Holding living bodies in graveyards

The violence of keeping Ethiopian manuscripts in Western institutions.

Old book written in ancient Ge'ez language. Image credit Beth via Flickr CC.

There are two types of Africa. The first is a place where people and cultures live. The second is the image of Africa that has been invented through colonial knowledge and power. The colonial image of Africa, as the Other of Europe, a land “enveloped in the dark mantle of night,” as Hegel put it, was supported by Western states as it justified their colonial practices. Any evidence that challenged the myth of the Dark Continent was destroyed, removed, or ignored. While the looting of African natural resources has been studied, the looting of African knowledges hasn’t received as much attention, partly based on the assumption that Africans did not produce knowledge that could be stolen. The legacy of Ethiopia’s indigenous Ge’ez literature, and its looting and abduction by powerful Western agents, show otherwise.

Ethiopians developed the Ge’ez language as their lingua franca with its own writing system some 2,000 years ago. Currently, Ge’ez is the language of academic scholarship, studied through the traditional education system. Since the fourth century, an estimated 1 million Ge’ez manuscripts have been written, covering religious, historical, mathematical, medicinal, and philosophical texts. Since the 18th century, many of these manuscripts have been stolen, looted, or smuggled out of the country by travelers who came as explorers, diplomats, and scientists. The total number of Ethiopian manuscripts taken is still unknown. Amsalu Tefera counted 6,928 Ethiopian manuscripts currently held in foreign libraries and museums. This figure does not include privately held or unofficial collections.

Looting and smuggling were sponsored by Western governments, institutions, and notable individuals. For example, in 1868, The British Museum Acting Director Richard Holms joined the British army, which was sent to “rescue” British hostages at Maqdala, the capital of Emperor Tewodros. Holms’ mission was to bring treasures for the museum. They needed 200 mules and 15 elephants to transport the loot and “set fire to all buildings so that no trace was left of the edifices which once housed the manuscripts.” Holmes collected 356 manuscripts for the museum. In 2018, the V&A Museum in London displayed some of the treasures by incorporating Maqdala into the imperial narrative of Britain.

Britain is by no means the only country to seek Ethiopian manuscripts for their collections. Smuggling occurred in the name of science, an act of collecting manuscripts for study. Looting involved local collaborators and powerful foreign actors from places such as France, Germany, and the Vatican. Like Maqdala, this looting was often sponsored by governments or powerful financers. It was often claimed that these manuscripts were purchased, rather than looted. However, there was no local market for buying manuscripts. Ge’ez manuscripts were, and still are, written to serve spiritual and secular life in Ethiopia, not for buying and selling. Museums and libraries have accrued impressive collections without emphasizing how those collections were first obtained.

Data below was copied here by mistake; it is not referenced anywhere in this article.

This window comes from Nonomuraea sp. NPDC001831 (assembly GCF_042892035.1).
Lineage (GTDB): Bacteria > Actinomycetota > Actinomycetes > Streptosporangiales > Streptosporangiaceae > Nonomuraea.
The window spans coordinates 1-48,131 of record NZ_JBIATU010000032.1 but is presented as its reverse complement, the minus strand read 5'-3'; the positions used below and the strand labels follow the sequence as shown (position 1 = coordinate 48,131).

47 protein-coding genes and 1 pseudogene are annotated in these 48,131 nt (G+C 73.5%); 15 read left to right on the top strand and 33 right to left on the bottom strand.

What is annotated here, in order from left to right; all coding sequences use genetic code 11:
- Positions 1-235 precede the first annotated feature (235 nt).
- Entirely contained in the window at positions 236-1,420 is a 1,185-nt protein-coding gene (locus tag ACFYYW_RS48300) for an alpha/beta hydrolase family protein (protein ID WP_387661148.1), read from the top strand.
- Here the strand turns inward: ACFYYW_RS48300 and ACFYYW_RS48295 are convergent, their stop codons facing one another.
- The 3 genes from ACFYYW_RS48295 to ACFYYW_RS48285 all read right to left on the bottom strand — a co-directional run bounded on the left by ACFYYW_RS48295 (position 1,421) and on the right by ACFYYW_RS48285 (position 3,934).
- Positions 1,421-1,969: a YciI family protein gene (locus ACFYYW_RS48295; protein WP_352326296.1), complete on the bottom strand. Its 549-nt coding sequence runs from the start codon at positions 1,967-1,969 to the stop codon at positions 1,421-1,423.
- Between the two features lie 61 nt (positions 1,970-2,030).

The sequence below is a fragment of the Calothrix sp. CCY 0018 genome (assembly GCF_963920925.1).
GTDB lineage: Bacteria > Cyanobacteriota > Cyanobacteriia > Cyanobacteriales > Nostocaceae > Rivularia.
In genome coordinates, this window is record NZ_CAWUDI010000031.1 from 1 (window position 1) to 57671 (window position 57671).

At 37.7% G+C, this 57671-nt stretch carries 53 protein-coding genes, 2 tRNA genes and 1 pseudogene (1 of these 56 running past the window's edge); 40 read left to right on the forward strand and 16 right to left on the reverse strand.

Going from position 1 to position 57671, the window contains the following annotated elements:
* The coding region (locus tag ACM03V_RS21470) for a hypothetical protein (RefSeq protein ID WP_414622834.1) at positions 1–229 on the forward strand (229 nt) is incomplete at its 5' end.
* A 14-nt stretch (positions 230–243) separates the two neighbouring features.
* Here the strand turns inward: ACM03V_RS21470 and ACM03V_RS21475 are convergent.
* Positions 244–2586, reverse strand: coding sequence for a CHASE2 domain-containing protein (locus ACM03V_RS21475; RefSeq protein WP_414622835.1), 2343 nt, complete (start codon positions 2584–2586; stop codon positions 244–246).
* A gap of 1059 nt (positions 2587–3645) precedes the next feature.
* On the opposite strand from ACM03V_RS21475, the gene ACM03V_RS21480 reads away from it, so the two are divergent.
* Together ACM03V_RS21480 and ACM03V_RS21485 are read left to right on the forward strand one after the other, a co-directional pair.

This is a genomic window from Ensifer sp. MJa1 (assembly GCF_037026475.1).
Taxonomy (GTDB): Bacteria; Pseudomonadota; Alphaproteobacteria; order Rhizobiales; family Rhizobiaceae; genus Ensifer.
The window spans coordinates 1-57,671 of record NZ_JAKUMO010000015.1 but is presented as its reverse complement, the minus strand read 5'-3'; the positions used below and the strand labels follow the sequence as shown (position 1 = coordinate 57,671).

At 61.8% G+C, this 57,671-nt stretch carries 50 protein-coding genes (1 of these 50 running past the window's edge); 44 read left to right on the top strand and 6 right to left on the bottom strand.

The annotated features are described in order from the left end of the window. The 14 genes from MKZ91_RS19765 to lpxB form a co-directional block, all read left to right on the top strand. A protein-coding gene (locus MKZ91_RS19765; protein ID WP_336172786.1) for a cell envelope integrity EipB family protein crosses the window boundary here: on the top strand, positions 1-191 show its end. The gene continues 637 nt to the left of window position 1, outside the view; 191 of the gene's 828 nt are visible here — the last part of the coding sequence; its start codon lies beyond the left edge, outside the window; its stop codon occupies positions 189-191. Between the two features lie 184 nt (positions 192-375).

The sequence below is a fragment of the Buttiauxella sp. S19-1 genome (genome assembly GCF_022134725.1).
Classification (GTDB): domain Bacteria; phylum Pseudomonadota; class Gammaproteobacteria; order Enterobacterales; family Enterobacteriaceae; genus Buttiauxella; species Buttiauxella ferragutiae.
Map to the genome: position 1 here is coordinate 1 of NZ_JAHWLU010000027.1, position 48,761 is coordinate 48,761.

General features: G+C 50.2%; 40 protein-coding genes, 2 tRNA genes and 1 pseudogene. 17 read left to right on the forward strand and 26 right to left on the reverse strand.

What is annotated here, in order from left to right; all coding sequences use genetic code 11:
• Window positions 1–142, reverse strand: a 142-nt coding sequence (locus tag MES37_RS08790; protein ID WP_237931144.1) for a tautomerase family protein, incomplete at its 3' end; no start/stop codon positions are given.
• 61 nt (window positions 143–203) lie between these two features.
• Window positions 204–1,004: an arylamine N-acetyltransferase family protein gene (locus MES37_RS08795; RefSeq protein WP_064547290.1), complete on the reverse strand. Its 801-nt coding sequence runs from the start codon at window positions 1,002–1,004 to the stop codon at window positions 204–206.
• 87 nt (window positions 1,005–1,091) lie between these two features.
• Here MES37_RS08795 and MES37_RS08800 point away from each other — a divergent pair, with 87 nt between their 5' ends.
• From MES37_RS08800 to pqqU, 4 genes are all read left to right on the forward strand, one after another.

With so many manuscripts lost, European collectors became the narrators of Ethiopian knowledge and history. Edward Ullendorff, a known orientalist in Ethiopian studies, referred to James Bruce as “the explorer of Abyssinia.” Western “travelers”, such as Bruce, did not fully disclose how many manuscripts they took or how they acquired them. The abundance of Ethiopian manuscripts in Western institutions can be compared to the scarcity of such materials among traditional schools in Ethiopia.

I visited 10 indigenous schools in Wollo (Lalibela, Neakutoleab, Asheten, Wadla); in Gondar (Bahita, Kuskwam, Menbere Mengist); and Gojam (Bahirdar, Selam Argiew Maryam, Giorgis). In all of the schools, there is a lack of Ge’ez manuscripts. Students often come from rural villages and do not receive any government support. The scarcity of Ge’ez manuscripts, and the lack of funding which might allow for the purchasing of books, means the students depend mainly on memorizing Ge’ez texts told to them orally by their teachers. Although this method of learning is not new, it currently is the only way for passing indigenous knowledges across generations.

The absence of manuscripts is most strongly felt in the advanced schools. For instance, in the school of Qene, poetic literature is created through an in-depth study of the vocabulary and grammar of Ge’ez. A Qene student is required to develop a deep knowledge of Ge’ez in order to understand ancient and medieval Ge’ez texts, which are used to produce poetry with multiple meanings. Without Ge’ez manuscripts, students cannot draw their creative works from the broad intellectual tradition of their ancestors.

Prayer in Ge’ez. Image via Wikimedia Commons.

Many students interrupt their studies and work as laborers to save up and buy paper textbooks, but they still don’t have access to the finest works taken to Europe. Most Ge’ez manuscripts remaining in Ethiopia are locked away in monasteries, church stores or other places to prevent further looting. The manuscripts in Addis Ababa University and the National Archives are available for researchers but not to the students of the indigenous system, creating a condition of internal knowledge grabbing.